we thank you for the hope that is from the beginning.
We bless you for the good news of Jesus
crucified, risen, and interceding for us
until his coming again in glory.

We commend to your care
all who walk and weep in grief and regret.

We pray in hope of your mercy.

We commend to you
all who live far from your image.
We pray in hope of your salvation.

We commend Holy Church,
We pray in hope of your glory.

We commend to your justice all peoples
who participate in oppression, strife and domination of others.
We pray in hope of your justice and peace.

We commend to you all who have died.
We pray in hope of your resurrection.

We commend to you our unfinished business.
We pray in hope of rest in you.

Give to us, O Lord,
the peace of those who have learned to serve you,
the peace of those who are glad to obey you,
and the peace of those who rejoice in your praise,
through Christ our Lord. Amen.

Everlasting God, 
you sent the gentle bishop Aidan 
to proclaim the gospel in England: 
grant us to live as he taught
in simplicity, humility and love for the poor;
through Jesus Christ your Son our Lord,
who is alive and reigns with you,
in the unity of the Holy Spirit,
one God, now and for ever. Amen.
       
Gathering our prayers and praises into one,
let us pray as our Savior has taught us.

- The Lord's Prayer

May the mind that was in Christ possess us,
the love that is always at the heart of God enlarge us,
and the joy of the Spirit give us kindly eyes and thankful soul.
Amen.

*******************************************************
The psalms are from _Celebrating Common Prayer_ (Mowbray),
(c) The Society of Saint Francis 1992, which is used with permission.

The canticle is from _Common Worship: Daily Prayer, Preliminary Edition_,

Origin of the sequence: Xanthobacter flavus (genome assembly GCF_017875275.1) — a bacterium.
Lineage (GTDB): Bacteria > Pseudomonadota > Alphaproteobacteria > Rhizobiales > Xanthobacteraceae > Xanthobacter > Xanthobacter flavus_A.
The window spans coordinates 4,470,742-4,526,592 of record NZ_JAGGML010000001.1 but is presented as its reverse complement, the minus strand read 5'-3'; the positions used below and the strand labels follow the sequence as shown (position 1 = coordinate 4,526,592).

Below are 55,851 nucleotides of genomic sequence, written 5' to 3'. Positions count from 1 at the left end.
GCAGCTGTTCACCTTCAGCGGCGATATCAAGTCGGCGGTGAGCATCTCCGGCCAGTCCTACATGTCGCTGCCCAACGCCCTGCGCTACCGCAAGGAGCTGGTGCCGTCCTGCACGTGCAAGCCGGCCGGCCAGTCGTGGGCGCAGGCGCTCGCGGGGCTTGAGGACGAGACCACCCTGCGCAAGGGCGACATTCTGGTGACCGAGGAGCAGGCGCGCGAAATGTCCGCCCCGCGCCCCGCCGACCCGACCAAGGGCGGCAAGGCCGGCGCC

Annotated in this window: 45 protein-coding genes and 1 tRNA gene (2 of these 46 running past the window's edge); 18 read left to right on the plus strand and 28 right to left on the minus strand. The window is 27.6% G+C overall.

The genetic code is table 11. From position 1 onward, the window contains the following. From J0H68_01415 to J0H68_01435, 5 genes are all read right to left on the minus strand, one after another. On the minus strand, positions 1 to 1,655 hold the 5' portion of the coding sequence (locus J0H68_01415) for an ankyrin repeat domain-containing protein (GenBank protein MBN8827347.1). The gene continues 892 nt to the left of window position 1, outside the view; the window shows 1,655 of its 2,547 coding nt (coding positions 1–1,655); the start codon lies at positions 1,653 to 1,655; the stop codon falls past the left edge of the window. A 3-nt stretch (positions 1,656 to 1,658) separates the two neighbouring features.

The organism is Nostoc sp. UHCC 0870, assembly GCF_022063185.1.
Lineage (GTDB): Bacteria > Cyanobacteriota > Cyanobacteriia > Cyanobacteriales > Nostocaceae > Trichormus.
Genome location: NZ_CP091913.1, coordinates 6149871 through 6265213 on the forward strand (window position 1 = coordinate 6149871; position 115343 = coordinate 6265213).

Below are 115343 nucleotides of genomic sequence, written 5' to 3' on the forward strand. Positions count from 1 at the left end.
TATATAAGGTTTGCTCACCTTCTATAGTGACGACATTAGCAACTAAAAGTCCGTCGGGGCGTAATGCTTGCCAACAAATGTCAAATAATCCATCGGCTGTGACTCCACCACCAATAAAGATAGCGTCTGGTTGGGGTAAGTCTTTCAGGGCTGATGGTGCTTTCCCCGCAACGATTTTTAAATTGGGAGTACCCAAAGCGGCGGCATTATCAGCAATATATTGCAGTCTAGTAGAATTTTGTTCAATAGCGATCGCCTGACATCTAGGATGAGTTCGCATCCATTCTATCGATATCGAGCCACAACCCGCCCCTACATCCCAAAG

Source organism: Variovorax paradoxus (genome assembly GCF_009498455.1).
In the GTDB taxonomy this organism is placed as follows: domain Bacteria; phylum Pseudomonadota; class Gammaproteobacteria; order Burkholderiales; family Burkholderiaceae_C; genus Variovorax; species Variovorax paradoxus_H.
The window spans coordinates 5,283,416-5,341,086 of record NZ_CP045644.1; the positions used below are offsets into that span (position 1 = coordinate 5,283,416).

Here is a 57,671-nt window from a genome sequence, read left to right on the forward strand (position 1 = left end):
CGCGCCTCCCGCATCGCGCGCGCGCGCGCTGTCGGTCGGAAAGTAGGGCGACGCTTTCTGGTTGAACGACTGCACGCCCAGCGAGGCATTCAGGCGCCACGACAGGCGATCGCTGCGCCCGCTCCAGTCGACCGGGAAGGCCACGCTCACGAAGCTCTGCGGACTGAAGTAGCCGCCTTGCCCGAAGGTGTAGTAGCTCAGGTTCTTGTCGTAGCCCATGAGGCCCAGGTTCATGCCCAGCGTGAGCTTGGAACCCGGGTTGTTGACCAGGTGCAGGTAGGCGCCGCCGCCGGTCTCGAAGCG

copyright (c) The Archbishops' Council, 2002.

The biblical passage is from The New Revised Standard Version (Anglicized
Edition), copyright (c) 1989, 1995 by the Division of Christian Education
of  the National Council of the Churches of Christ in the USA. Used by
permission. All rights reserved.

The opening prayer of thanksgiving is based on a prayer from _Common Worship:
Services and Prayers for the Church of England_, material from which is included in
this service is copyright (c) The Archbishops' Council, 2000.

The first collect is by Saint Aidan and the closing sentence is by Bruce Prewer.

The intercession is reprinted from _THE DAILY OFFICE: A Book of
Hours of Daily Prayer after the Use of the Order of Saint Luke_, (c)
1997 by The Order of Saint Luke. Used by permission.

The second collect is from _Common Worship: Services and Prayers for
the Church of England_, material from which is included in this service is
copyright (c) The Archbishops' Council, 2000.

 The Gospel first came to the northern English in 627, When King Edwin of
Northumbria was converted by a mission from Canterbury led by Bishop
Paulinus, who established his see at York. Edwin's death in battle in 632 was
followed by a severe pagan reaction. A year later, Edwin's exiled nephew
Oswald gained the kingdom, and proceeded at once to restore the Christian
mission.
During his exile, Oswald had lived at Columba's monastery of Iona (see 9
June), where he had been converted and baptized. Hence he sent to Iona,
rather than to Canterbury, for missionaries. The first monk to preach was a
man named Corman, who had no success, and returned to Iona to complain
that the Northumbrians were a savage and unteachable race. A young monk
named Aidan responded, "Perhaps you were too harsh with them, and they
might have responded better to a gentler approach." At this, Aidan found
himself appointed to lead a second expedition to Northumbria. He centered his
work, not at York, but in imitation of his home monastery, on Lindisfarne, an
island off the northeast coast of England, now often called Holy Isle.
With his fellow monks and the English youths whom he trained, Aidan restored
Christianity in Northumbria, King Oswald often serving as his interpreter, and
extended the mission through the midlands as far south as London.
Aidan died at the royal town of Bamborough, 31 August, 651. The historian
Bede said of him: "He neither sought nor loved anything of this world, but
delighted in distributing immediately to the poor whatever was given him by
kings or rich men of the world. He traversed both town and country on foot,
never on horseback, unless compelled by some urgent necessity. Wherever on
his way he saw any, either rich or poor, he invited them, if pagans, to embrace
the mystery of the faith; or if they were believers, he sought to strengthen them
in their faith and stir them up by words and actions to alms and good works."
[James Kiefer]